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PLoS genetics

Redundant Roles of Rpn10 and Rpn13 in Recognition of Ubiquitinated Proteins and Cellular Homeostasis.


PMID 26222436

Abstract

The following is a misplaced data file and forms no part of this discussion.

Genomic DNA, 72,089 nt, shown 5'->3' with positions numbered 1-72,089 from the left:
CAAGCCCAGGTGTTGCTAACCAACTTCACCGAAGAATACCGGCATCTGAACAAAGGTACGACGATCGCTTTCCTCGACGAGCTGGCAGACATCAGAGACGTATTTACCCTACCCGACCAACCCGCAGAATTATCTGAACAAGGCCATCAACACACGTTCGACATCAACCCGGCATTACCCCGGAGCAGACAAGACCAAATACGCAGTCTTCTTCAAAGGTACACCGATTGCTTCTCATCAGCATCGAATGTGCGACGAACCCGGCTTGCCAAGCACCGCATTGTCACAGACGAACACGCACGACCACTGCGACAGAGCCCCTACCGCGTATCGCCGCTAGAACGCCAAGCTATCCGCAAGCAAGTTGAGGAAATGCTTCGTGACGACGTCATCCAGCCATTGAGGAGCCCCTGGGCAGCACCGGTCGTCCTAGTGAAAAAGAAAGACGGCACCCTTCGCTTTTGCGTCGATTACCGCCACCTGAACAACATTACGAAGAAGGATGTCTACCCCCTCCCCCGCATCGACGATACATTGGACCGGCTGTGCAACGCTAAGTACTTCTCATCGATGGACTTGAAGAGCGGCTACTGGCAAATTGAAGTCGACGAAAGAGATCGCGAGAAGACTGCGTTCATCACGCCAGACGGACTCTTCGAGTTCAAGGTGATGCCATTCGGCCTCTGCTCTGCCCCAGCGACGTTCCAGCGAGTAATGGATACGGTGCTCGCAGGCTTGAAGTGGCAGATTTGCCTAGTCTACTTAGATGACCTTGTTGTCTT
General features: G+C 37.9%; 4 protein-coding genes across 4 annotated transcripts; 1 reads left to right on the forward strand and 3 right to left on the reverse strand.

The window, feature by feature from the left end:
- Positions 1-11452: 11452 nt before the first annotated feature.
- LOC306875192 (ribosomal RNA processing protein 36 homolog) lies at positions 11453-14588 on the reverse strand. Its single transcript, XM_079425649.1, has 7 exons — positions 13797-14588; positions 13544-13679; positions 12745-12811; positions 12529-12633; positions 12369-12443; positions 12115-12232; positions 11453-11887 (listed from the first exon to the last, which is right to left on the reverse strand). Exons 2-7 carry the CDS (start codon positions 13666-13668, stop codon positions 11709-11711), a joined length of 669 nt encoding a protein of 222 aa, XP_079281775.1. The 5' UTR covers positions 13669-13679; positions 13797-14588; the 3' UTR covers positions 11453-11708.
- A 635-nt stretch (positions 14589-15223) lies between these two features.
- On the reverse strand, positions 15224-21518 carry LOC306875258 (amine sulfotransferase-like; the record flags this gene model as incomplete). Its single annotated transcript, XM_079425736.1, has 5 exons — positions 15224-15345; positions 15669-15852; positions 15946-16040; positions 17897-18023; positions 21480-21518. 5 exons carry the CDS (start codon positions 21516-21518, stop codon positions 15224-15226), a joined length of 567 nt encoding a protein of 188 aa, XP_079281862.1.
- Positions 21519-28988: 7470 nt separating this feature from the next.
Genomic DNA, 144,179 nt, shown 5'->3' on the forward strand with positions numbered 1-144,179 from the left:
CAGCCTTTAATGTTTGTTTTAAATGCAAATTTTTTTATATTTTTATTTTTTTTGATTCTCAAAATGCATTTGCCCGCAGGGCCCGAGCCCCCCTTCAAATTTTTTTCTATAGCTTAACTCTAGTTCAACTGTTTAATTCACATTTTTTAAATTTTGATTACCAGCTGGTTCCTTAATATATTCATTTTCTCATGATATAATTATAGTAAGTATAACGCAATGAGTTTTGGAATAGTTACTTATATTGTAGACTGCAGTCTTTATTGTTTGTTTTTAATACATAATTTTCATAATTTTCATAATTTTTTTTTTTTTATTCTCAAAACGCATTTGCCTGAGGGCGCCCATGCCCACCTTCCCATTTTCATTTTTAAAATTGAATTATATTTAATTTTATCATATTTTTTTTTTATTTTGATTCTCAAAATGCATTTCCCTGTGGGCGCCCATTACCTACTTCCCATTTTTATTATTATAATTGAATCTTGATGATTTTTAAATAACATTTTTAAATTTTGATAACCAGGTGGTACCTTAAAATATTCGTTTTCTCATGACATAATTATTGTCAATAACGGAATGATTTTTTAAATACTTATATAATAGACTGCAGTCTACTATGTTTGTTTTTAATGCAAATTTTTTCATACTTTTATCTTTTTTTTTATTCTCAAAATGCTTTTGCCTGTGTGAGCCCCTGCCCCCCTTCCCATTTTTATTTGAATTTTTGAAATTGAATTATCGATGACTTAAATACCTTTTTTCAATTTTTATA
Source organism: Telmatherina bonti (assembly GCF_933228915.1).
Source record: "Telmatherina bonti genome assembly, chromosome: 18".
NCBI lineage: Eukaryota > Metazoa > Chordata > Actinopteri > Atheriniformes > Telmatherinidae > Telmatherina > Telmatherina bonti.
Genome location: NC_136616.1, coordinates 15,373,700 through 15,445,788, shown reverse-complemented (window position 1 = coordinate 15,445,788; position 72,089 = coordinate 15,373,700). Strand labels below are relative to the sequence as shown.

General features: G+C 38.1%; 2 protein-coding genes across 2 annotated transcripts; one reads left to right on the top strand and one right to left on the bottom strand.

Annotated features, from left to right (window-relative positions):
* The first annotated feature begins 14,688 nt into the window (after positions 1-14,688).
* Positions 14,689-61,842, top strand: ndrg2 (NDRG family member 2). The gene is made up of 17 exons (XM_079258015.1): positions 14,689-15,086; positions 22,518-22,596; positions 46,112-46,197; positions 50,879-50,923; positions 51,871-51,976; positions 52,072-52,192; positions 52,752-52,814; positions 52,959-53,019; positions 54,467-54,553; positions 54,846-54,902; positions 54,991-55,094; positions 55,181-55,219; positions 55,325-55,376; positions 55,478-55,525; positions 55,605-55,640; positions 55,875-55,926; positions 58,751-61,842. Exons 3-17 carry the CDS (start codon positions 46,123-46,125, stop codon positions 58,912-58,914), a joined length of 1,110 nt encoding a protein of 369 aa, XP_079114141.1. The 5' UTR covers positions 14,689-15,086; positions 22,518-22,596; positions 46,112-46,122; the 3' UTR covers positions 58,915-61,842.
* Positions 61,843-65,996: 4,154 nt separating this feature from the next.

Intracellular proteins tagged with ubiquitin chains are targeted to the 26S proteasome for degradation. The two subunits, Rpn10 and Rpn13, function as ubiquitin receptors of the proteasome. However, differences in roles between Rpn10 and Rpn13 in mammals remains to be understood. We analyzed mice deficient for Rpn13 and Rpn10. Liver-specific deletion of either Rpn10 or Rpn13 showed only modest impairment, but simultaneous loss of both caused severe liver injury accompanied by massive accumulation of ubiquitin conjugates, which was recovered by re-expression of either Rpn10 or Rpn13. We also found that mHR23B and ubiquilin/Plic-1 and -4 failed to bind to the proteasome in the absence of both Rpn10 and Rpn13, suggesting that these two subunits are the main receptors for these UBL-UBA proteins that deliver ubiquitinated proteins to the proteasome. Our results indicate that Rpn13 mostly plays a redundant role with Rpn10 in recognition of ubiquitinated proteins and maintaining homeostasis in Mus musculus.